LAWRENCEVILLE - Nearly a dozen people accused of entering the country as part of a possible human smuggling ring were taken into custody by Gwinnett County police Monday.
An officer from the department's Interdiction Unit stopped a 2001 Dodge pickup truck on a stretch of Interstate 85 north just south of Buford Drive after spotting the suspicious vehicle with an Arizona license plate and excessively tinted windows.
The driver, identified as 28-year-old Jose Santiago Cruz, handed police a Mexican driver's license and told authorities he was on his way to New York from Phoenix, Ariz., said Gwinnett police spokeswoman Cpl. Illana Spellman.
Police discovered six people in the bed of the pickup hidden under blankets and a small camper shell. Four others, including Cruz, were packed in the cab of the truck, police said.
According to authorities, all 10 alleged aliens are from Puebla, Mexico - a town 60 miles southeast of Mexico City.
Spellman said the arrest is the first of its nature she's heard of in Gwinnett and could not recall any other incidents with this number of suspected immigrants.
Cruz reportedly told police he was taking his passengers to the Big Apple to find employment, but authorities said he was unable to provide an exact destination in New York.
Nine men and one woman ranging in ages from 17 to 41 were taken into custody shortly after noon Monday.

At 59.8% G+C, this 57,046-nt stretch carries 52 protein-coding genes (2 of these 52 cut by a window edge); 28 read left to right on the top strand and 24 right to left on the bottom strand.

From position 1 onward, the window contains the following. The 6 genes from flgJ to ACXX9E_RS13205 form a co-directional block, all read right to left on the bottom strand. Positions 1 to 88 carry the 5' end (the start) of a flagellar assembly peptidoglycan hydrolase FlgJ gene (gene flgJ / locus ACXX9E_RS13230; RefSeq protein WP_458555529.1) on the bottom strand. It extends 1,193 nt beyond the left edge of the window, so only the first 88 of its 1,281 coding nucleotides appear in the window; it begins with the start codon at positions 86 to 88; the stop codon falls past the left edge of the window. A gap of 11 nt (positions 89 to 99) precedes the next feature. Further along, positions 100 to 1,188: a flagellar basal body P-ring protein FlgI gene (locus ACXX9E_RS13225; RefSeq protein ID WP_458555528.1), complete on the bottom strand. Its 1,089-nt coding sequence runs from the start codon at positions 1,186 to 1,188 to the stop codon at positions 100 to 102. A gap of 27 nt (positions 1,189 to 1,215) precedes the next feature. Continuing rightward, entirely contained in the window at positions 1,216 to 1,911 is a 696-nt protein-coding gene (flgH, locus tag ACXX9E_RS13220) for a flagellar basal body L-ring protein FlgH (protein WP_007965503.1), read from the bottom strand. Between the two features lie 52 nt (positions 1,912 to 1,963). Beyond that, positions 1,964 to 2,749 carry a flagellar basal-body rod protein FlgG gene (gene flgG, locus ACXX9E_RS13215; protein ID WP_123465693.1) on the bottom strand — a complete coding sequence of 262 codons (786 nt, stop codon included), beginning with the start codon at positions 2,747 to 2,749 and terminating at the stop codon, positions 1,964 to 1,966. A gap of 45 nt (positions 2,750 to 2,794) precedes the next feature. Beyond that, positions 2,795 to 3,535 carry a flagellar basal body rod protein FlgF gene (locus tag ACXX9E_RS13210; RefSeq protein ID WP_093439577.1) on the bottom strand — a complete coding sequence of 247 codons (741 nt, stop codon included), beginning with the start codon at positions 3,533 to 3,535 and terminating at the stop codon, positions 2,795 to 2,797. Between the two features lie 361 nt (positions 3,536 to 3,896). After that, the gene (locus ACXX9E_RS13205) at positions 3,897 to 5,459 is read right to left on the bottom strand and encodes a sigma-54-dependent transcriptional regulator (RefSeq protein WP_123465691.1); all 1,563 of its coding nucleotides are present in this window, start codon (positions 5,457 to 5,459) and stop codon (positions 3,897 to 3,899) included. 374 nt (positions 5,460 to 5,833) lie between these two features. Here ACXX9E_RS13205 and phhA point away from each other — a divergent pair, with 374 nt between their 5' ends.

Spellman could only provide the names of seven of the 10 arrested.
She said Pasqual Ramirez, 31, Perez-Ramirez Bosilio, 39, Sandra Ramirez-Velante, 24, Ismael Munoz-Nasario, 21, Augustine Pareles Escobar, 31, Gregorio Aguilar-Cerano, 41, and Miguel Ramirez, 17, were among those in the truck.
Police said Cruz nor his passengers were traveling with any luggage, but many were in possession of Mexican pesos. Their only possessions were the clothes they were wearing.
Spellman said U.S. Immigration and Customs Enforcement was contacted following the stop, and all 10 people were taken to the Gwinnett County Detention Center to be interviewed by ICE agents.
Spellman said the federal agency will continue the investigation.
A spokesperson from ICE did not return calls or e-mails Tuesday.
According to an ICE news release from October 2006, human smuggling organizations have brought large numbers of illegal aliens into the United States across remote eastern sections of Arizona's international border.
The Associated Press reported Friday 48 people accused of taking part in an immigrant trafficking ring were indicted on human smuggling and money laundering charges.
The group brought in as much as $130,000 a week moving people from Naco, Mexico, to its center of operations in Phoenix and then to destinations across the United States, Phoenix police Lt. Vince Piano said Thursday.
Piano said the ring was believed to be one of the biggest operating in Arizona, the busiest illegal entry point into the country.
The Associated Press contributed to this article.